Thursday, February 28, 2013

Impressionist Reflections

We saw a great art show while in Yosemite--"Yosemite Renaissance"
 I was inspired to try something a bit different.
Soft light and ripples in the water allowed me to make some interesting, almost painterly, images of the reflections in the Merced River.  
Follow the link above to see what the creative artists of "Yosemite Renaissance" did last year in a variety of mediums.  If you find yourself in Yosemite between now and May 5, stop and see the current exhibit at the museum.  You might find yourself inspired as I did.

See more reflections at Weekend Reflections, hosted for us by James

Wednesday, February 20, 2013

Alligator Pear

This California girl couldn't pass up a sign like this, seen on Highway 41 just east of Morro Bay.

Avocados are one of my favorite fruits but good ones are not easy to find. 
They are sometimes called "Alligator Pears" and like many true pears they ripen off the tree.  Perhaps some commercial growers pick them too early, before they are fully mature or they are improperly handled after picking.  Whatever the reason, the ones in the super market often lack flavor or show signs of rot.
They are picky about growing conditions, they don't like it too hot and are susceptible to freeze and frost damage.   Many of the trees we drove past showed such damage due to an unusual cold snap.  The coastal areas of California, south of Big Sur are the best growing areas.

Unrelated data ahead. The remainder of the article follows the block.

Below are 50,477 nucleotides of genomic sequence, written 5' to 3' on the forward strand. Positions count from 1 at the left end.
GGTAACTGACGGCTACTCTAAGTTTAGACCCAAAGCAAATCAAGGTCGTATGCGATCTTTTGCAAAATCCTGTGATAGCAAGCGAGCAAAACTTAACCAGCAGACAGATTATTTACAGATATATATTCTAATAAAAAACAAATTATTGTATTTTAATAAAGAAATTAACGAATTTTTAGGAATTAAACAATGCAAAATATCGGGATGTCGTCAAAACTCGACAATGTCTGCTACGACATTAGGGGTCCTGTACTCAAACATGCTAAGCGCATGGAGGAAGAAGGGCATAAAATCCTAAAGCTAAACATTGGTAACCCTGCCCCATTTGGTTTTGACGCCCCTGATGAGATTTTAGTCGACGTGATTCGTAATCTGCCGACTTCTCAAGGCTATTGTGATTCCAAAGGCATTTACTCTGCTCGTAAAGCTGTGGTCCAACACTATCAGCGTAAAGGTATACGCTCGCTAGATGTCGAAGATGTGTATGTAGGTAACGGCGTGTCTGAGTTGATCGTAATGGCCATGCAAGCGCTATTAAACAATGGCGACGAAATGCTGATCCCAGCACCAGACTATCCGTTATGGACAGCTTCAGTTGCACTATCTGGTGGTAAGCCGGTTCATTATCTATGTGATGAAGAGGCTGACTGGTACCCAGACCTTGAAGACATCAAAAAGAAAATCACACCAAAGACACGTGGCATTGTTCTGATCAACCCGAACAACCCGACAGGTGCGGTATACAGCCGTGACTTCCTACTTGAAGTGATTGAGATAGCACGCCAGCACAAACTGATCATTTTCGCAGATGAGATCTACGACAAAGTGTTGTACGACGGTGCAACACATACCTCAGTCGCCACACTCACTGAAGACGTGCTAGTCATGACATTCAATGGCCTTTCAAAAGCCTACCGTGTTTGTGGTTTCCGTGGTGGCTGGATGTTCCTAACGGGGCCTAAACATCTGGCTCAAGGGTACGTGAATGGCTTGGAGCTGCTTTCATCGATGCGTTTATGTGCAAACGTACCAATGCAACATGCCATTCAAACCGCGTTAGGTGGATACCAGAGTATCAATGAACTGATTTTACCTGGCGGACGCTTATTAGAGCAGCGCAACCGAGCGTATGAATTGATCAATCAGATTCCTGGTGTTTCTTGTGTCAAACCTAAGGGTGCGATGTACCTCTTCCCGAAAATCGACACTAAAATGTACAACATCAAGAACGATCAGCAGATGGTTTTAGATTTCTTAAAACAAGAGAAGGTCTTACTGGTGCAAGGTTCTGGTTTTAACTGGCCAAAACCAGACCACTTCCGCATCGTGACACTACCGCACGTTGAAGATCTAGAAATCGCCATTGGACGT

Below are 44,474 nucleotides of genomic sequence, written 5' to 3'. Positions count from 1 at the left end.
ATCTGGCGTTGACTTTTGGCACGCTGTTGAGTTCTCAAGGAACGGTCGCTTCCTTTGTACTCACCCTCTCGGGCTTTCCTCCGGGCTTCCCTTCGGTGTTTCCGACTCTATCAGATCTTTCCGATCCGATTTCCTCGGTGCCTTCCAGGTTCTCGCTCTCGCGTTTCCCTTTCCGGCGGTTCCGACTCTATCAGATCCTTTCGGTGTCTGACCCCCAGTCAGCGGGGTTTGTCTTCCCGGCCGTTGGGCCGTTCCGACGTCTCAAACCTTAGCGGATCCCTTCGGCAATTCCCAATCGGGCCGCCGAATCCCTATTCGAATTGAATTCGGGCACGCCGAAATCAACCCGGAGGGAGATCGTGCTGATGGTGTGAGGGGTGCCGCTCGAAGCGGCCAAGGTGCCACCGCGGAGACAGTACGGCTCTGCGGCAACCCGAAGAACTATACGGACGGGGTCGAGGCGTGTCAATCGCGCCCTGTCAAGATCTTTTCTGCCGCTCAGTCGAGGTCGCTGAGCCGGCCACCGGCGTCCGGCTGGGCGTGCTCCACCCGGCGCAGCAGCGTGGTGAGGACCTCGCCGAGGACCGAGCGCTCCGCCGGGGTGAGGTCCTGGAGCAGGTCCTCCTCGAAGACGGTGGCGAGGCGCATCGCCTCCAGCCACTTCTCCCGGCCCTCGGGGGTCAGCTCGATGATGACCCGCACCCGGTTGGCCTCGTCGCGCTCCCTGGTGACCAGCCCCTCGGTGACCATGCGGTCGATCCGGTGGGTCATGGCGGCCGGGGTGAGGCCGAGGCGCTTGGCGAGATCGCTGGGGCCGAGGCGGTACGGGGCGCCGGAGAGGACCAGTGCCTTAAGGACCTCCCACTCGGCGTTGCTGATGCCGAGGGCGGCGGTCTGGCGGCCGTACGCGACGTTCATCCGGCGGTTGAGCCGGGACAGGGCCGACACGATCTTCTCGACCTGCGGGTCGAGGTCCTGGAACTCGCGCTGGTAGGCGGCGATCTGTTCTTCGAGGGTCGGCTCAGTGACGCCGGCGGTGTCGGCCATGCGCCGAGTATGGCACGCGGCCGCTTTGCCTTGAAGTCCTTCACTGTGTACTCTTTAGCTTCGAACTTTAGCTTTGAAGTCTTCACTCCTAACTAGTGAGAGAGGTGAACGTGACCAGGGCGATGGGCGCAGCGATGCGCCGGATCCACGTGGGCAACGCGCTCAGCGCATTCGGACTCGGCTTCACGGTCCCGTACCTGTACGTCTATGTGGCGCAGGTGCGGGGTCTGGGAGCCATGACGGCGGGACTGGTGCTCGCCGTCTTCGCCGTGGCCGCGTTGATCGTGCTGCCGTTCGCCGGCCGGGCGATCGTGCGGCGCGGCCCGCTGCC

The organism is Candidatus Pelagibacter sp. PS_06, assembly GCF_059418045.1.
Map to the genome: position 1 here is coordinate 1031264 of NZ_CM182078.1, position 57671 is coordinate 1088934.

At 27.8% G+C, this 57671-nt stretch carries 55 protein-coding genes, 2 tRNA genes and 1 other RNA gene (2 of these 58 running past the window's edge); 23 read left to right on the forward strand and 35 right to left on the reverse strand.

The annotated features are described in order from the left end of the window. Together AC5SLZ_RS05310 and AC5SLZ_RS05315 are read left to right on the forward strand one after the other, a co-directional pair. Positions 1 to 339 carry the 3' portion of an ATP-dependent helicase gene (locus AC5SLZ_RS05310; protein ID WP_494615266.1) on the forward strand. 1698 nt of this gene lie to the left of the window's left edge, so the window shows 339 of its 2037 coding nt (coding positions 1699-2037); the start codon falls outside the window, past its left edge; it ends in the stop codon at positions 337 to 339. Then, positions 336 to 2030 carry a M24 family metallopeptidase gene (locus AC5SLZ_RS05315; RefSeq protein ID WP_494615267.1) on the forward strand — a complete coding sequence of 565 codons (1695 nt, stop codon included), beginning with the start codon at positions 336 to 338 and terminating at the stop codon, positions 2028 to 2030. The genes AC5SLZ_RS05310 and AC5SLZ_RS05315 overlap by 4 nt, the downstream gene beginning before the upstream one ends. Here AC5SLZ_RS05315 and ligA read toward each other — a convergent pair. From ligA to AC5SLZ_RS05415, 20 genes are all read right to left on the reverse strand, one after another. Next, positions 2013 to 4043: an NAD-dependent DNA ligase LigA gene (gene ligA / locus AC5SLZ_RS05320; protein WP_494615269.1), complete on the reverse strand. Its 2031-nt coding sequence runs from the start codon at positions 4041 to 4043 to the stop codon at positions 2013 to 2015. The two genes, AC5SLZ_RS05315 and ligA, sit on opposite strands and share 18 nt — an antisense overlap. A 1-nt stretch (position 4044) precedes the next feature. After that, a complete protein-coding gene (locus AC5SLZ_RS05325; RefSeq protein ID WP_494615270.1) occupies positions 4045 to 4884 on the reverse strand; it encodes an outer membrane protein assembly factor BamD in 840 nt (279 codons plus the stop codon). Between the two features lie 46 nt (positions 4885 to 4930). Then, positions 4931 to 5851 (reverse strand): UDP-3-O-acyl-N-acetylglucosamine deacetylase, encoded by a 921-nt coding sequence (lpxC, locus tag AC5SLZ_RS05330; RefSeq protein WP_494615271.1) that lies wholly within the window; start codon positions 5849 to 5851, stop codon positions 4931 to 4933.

Another interesting fact is why most cultivars are not self fruitful.  "A" cultivars open in the morning of the first day of bloom as female, close mid-day and open the next day in the afternoon as male.  "B" cultivars are female in the afternoon of the first day of bloom and male in the morning.  Thus they can not pollinate themselves

The avocado ranch had a little store with perfectly ripe and soon to ripen avocados.  They were delicious.  They also sold a variety of gourmet items such as avocado oil (it has a very high smoke point), balsamic vinegar, salsas, chips and dipping oil.  I bought a habanero  salsa that son Eric found to be adequately hot and quickly devoured.  I now have yet another reason to visit Morro Bay.

Linked to Signs, Signs, hosted for us by Lesley.

Monday, February 18, 2013

Limekiln State Park

While camping at Morro Bay we decided to drive up the coast and check out Limekiln State Park.  This was one of the parks slated to be closed until the state found funds to keep it open.
The park sits on the coast and features both ocean views and deep, shaded redwood groves.  There were also several hiking trails and we chose the short (1 mile each way) trail to the historic limekilns.
The trail follows a lovely creek which is crossed several times by nice, sturdy bridges.
 One of the kilns featured this impressive stone base while three others were just tall steal cylinders.

Limestone was packed into the kilns and smelted into powdered lime which was then shipped to be used in the making of cement.  The combination of limestone and abundant redwood to use as fuel made this a viable but short lived operation, the limestone ran out before the redwood.